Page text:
Before the co-creators of “Glee” Ryan Murphy and Brad Falchuk debuted their anthology series “American Horror Story” back in 2011, the television world had no idea what it was in for. With the help of some ambiguous, visually-enticing trailers, the creators left prospective viewers with more questions than answers on what to expect –– effectively creating a widespread buzz before the show’s premiere. A genius marketing technique could have been enough alone to launch lesser shows, but the Murphy and Falchuk had so many more tricks up their sleeves.
When I first heard the creators of “Glee” were making a horror show, I scoffed. I thought: Haven’t they done enough damage to the realm of TV with their tacky, musical contribution? So imagine my surprise when I found myself tuning in for their new show every week, counting down the days to each new episode. “American Horror Story” was like nothing I had ever seen before, and being someone with a DNA-deep aversion to scary things, it spoke to the show’s quality that even I could withstand the spooks.
Season one of “AHS” was everything I could ask for from a TV show. It was cinemagraphic, well-written, sexy, suspenseful, compelling and the list goes on. Amidst all the sexual and horror-driven thrills, season one, “Murder House,” had a cohesive plot and a knockout concept. The idea of a victorian age home holding all the spirits who had ever come to pass within its walls made for a wide playing field for the writers — and they used it wisely. The addition of backstories of tangential characters being added slowly to the greater story line of the Harmon family gave encapturing tidbits of these surrounding spirits, intercutting between different periods of time, all without detracting from the story arc.
Aside from the consistency in directorial style and strength in the base concept, just about everything great about season one would come to slowly fall away in those following. Many cite the beginning of the end with season three, “Coven,” –– which did undeniably suck –– but to me the issues that would become the all out downfall of AHS were birthed in season two.
The idea of a horror story in a 1960s asylum was by far the theme that resonated with me the most. It felt, however, as though the creators lost all sense of restraint from this season forward –– perhaps on the high of a wild success in their first season. The addition of Adam Levine (“The Voice”) and Jenna Dewan Tatum (“Step Up”) to the cast highlighted what would continue to be a pointless piece of the “AHS” rhetoric: Irrelevant celebrities being added on for the sake of star power. Cough, cough –– I love you, Stevie Nicks, but you had no business coming on this supposed horror show.
Season two, like every season of “AHS,” was incredible in its concept, but rather than letting the strength of that stand on its own, the creators stuffed each episode full of every bit of shock value they could get their hands on. Adding in alien probings, flesh-eating creatures and a polyamorous ending for Evan Peters (“X-Men: Apocalypse”), the season just ended on a sour note for me, which was indicative of what was to come. While horror is about making a viewer squirm and jump, the show became less about beautifully built-up tragic or terrifying storylines that made it what it was and more about pushing the “Did they really just do that?” feeling.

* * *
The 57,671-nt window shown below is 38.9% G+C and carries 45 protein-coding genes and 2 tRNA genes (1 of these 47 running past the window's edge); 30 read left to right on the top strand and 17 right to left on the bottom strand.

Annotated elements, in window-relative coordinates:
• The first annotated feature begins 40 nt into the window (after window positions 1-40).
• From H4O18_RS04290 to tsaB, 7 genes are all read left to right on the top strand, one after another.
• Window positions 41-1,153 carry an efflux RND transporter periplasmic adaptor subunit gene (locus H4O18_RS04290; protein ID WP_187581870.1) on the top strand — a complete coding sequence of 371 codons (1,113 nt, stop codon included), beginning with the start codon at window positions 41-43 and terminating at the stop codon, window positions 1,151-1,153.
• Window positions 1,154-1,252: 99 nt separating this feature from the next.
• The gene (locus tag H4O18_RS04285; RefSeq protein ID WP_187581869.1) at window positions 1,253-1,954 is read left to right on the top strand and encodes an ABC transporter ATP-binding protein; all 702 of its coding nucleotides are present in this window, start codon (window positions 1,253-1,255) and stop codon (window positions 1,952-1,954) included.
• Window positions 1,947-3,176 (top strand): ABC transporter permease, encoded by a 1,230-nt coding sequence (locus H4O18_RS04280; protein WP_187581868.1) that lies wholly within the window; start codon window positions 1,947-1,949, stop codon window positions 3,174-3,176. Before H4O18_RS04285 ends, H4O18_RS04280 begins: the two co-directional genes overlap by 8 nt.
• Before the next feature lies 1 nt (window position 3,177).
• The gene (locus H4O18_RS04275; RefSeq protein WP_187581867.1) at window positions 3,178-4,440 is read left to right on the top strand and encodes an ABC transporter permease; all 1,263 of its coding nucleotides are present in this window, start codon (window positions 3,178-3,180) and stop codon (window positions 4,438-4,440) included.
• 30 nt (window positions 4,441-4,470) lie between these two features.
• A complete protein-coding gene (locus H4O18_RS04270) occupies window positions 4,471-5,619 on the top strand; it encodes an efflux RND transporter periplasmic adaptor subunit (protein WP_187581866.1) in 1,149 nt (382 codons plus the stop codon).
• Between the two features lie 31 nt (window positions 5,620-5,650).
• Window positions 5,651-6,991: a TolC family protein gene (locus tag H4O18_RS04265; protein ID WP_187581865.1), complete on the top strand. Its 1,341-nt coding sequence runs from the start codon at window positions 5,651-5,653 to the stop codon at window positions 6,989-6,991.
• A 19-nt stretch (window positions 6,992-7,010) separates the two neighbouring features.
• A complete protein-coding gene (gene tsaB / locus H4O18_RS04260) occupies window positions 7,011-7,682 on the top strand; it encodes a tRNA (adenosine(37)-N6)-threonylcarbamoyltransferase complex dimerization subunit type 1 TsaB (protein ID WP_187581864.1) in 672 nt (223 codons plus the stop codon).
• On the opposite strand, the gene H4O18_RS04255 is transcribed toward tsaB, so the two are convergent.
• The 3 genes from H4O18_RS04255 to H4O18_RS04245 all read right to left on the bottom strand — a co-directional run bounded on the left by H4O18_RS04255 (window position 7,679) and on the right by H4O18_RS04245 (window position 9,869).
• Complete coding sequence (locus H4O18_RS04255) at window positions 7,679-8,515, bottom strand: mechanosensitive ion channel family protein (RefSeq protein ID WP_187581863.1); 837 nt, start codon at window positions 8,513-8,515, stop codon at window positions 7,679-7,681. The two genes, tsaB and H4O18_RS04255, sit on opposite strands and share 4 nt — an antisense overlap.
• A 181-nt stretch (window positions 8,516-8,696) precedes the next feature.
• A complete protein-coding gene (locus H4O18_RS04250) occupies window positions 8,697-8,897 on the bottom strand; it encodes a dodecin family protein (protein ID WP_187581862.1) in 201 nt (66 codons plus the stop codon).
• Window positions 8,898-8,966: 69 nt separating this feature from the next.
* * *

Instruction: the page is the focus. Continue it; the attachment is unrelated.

By season four, “Freak Show,” it felt as though Murphy and Falchuk were just drunk off the power of this empire they had created, feeling they could do no wrong. Again, while this season had things that worked, they continued trying to squish in every star, every OMG moment, every grotesque sex scene they possibly could. To add insult to injury, the creators let their true colors seep through with the addition of terribly tacky and pointless musical numbers. I could have gone the rest of my life without hearing Evan Peters perform Nirvana, or without hearing Sarah Paulson (“American Gothic”) do the ugliest cry known to mankind throughout every season, for that matter.
While nothing can take away the majesty of season one, the steady decline of “AHS” ’s quality has just desecrated the good name it once made for itself. Mind you, many of the flaws were forgivable enough, considering I made it through season seven, “Roanoke.” But that was more out of a morbid curiosity of how much worse the show could have possibly gotten and what jaw-dropping boundaries they would be pushing this season.
Where I draw the line, however, is the most recent season, “Cult.” It took about under 10 minutes for me to recognize that all I had once loved about the show had vanished, and in its place was just an obnoxious soap box for social commentary, hidden under the thin veil of a shitty plot. I really never wanted to lose faith in you, “AHS” (I really tried), but it’s just gone too far. I wish I could say the creators should quit while they’re ahead, but that chance already came and went.